Another advantage is the easy and wireless handling, which is essential in the operational environment. The initial difficulty was to simultaneously scan the top and bottom of the bone flap and subsequently combine them in the ArtecStudio software. This difficulty represents a potential source of error, as rotating the object can lead to a scan abort. For this purpose, a transparent scanning aid was developed, which is scalable in size and sterilizable. This aid simplifies the subsequent reconstruction of the scan data.

The scanning process only takes a few minutes, although it has become clear that a longer scan does not necessarily lead to better results. It has proven helpful to provide the scanner with distinctive anchor points below the scanning device in order to rearrange the scan in case of a possible scan abort.

Preparation of the scan data

After performing the individual steps in ArtecStudio, a watertight surface model is available, which can be seen in Fig. 5. It has been shown that the hand-guided scanner reaches its limits here, particularly in the edge region. The edges appear rounded after preparation and do not reflect the exact fracture edge.

Fig. 5
figure 5

Direct comparison of the real bone (left) flap and the virtual model (right)

Design process

The 3D model created here is a completely closed solid, which is ideal for further processing. In some case, the handling of scanned models is still problematic. Which is why the specialist area of reverse engineering is becoming increasingly important. Therefore, this methodology represents an alternative and can be used universally for other bone flap shapes or anatomical structures. In addition, CAD programs always have a range of the same functions, which is why this approach is also possible with other programs.

The conversion of a surface body into a manufactural implant was successful with the help of this technique for all bone flaps examined.

Accuracy study

These measurement results (Table 1) show a general shrinkage of the scan model compared to the CT model.

Table 1 Data from the accuracy study. Overview of the average, maximum and minimum deviation

It is noticeable that seven out of nine bone flaps are smaller on average. This phenomenon can be seen in particular on the outer edges of the bone flaps.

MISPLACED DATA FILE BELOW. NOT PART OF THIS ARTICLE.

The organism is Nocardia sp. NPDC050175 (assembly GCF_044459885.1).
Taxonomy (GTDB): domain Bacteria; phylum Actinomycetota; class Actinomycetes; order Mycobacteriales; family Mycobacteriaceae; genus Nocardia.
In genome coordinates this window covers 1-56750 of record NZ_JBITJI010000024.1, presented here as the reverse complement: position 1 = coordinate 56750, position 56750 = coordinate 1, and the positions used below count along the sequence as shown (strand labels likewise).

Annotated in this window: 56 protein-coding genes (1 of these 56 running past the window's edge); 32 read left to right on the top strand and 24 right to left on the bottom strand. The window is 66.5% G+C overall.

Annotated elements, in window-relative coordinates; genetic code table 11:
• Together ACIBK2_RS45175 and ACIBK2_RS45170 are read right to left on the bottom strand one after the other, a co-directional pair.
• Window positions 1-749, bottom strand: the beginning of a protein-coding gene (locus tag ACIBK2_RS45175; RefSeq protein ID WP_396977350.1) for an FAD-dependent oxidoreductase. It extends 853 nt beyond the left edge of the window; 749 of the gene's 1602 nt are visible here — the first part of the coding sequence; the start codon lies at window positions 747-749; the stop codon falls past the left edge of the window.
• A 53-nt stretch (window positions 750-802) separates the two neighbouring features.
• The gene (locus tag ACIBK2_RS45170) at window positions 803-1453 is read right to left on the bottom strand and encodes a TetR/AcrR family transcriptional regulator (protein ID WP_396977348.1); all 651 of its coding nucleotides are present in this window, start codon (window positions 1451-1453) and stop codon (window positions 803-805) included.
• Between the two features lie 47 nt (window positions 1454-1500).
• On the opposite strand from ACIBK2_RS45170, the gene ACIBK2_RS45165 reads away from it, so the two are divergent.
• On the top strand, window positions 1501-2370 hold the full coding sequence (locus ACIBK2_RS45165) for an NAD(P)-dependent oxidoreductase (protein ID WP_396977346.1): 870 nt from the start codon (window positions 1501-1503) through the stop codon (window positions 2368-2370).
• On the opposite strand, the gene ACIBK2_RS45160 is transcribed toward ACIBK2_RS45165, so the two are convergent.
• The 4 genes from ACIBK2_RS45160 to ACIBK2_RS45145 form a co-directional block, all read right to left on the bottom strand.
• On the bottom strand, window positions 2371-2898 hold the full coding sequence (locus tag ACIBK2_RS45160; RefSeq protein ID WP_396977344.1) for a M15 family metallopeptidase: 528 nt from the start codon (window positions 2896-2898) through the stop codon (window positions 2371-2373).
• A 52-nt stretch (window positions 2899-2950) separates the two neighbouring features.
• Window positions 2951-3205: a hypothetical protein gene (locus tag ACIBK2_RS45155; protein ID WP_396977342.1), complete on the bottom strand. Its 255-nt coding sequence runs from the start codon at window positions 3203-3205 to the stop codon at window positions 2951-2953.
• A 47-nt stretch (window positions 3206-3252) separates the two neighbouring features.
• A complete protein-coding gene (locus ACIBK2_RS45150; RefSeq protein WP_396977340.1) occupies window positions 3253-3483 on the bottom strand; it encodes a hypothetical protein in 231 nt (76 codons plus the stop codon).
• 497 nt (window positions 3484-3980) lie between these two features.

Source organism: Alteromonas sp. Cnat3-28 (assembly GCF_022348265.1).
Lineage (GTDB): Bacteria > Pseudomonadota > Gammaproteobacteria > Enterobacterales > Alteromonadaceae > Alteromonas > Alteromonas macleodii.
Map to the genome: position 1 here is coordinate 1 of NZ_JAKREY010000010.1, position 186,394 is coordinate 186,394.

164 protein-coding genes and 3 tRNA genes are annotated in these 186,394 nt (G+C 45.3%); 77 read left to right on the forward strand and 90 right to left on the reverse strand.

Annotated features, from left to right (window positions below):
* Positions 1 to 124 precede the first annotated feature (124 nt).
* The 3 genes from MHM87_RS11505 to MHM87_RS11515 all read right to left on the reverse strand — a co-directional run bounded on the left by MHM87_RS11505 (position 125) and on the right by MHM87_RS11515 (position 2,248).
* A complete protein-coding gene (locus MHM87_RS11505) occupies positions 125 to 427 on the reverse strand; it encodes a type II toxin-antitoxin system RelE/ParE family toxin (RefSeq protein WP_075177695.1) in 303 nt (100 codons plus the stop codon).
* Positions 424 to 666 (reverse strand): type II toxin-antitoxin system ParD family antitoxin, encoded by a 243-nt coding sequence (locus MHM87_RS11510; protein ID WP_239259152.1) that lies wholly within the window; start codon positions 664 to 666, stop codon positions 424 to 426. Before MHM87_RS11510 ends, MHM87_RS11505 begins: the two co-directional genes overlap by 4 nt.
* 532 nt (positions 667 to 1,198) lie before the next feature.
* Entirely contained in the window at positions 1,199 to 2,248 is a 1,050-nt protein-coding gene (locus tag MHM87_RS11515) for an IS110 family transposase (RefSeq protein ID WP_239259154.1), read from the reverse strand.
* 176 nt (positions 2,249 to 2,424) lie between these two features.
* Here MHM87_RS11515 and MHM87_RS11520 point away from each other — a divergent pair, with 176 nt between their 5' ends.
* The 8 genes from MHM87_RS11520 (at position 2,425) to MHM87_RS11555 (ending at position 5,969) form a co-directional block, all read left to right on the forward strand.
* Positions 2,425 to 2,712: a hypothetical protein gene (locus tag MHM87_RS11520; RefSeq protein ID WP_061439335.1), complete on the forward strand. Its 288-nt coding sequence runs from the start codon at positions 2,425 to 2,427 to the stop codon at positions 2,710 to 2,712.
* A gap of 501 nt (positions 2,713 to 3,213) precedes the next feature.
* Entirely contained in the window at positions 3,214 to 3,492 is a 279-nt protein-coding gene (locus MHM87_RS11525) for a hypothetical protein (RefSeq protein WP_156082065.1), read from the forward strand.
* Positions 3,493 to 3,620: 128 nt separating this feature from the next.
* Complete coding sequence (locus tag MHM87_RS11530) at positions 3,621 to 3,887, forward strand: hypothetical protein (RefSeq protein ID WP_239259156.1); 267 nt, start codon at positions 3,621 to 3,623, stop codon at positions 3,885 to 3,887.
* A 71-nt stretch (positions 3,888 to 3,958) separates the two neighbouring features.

The deviation is particularly evident in thin cross-sections of the bone flaps, as illustrated by the section view (Figs. 6 and 7). For example, the bone flap of test series K8 shows an average deviation of -0.30 and a maximum positive deviation of 0.58. The minimum deviation of -1.13 can be attributed to the difficulty in scanning thin structures. Furthermore, the CT model is created by segmenting the DICOM data.

Fig. 6
figure 6

Average (left) and maximum (right) deviations of the bone flaps

Fig. 7
figure 7

Surface comparison of the real and scanned bone flap (left). Sectional view with recognisable deviation in thin structures (right)

Here, the bone structure is captured via a targeted gray scale range. Cancellous bone can create holes within the segmented model, which leads to superfluous deviations. Comparing the values of the minimum and maximum deviation, the accuracy of fit seems to be in a moderate range. Compared to the values from the retrospective study by Moellmann [32] which examined a total of 42 cranioplasties, their results show that there are implants that achieve significantly higher deviations. Among the cranioplasties studied, twelve implants stand out that have achieved a greater maximum deviation. In addition, there are three implants that achieve a greater minimum deviation. Accordingly, the deviations are not unusual, but this does not mean that they are not debatable and that it is urgent to consider approaches to minimise the deviations. The comparison clearly shows that creating an implant based on a 3D scan is possible.

It should be emphasised that a hand-held structured light scanner, the ArtecLeo, was used here, which is heavily dependent on user guidance. In terms of accuracy, stationary scanners promise significantly more precise results and can be optimally integrated into the surgical environment due to their compact design.


In close consultation with the surgeons, titanium and PEEK were chosen as the materials for the manufacturing process. For this purpose, test specimens are first produced to validate the printing process. The possible printing processes were defined at the beginning for the production of the test specimens and the implants. Titanium is produced using the SLM process (selective laser melting), and PEEK (polyetheretherketone) using the FDM process (fused deposition modelling). With regard to the suitability of the materials for the production of cranial implants, it was necessary to evaluate the biocompatibility and steam sterilisability. PEEK and titanium are entirely suitable for both (Figs. 8 and 9).

Fig. 8
figure 8

PEEK test specimen

Fig. 9
figure 9

Titanium test specimen

After printing the test specimens, the suitability of various measuring methods for assessing the print quality was investigated. Haptic measuring methods proved to be unsuitable, as the measuring probe has difficulty following the free-form geometry, the recording is very time-consuming and the recording of the complete geometry is hardly possible. A 3D scanner with high resolution proved to be suitable for recording. In addition, a µ-CT was used for the recording, especially of the PEEK printed parts.

Figure 10 shows the results of the nominal/actual comparison of the PEEK test specimens. It can be seen that the deviations increase with increasing component size (maximum at 1.41 mm). Green areas indicate values close to the nominal geometry, and blue and red areas indicate large deviations in the negative and positive. The influence of the annealing process on the deviations was also analysed during the investigations. However, this is less than the influence of the printing process itself.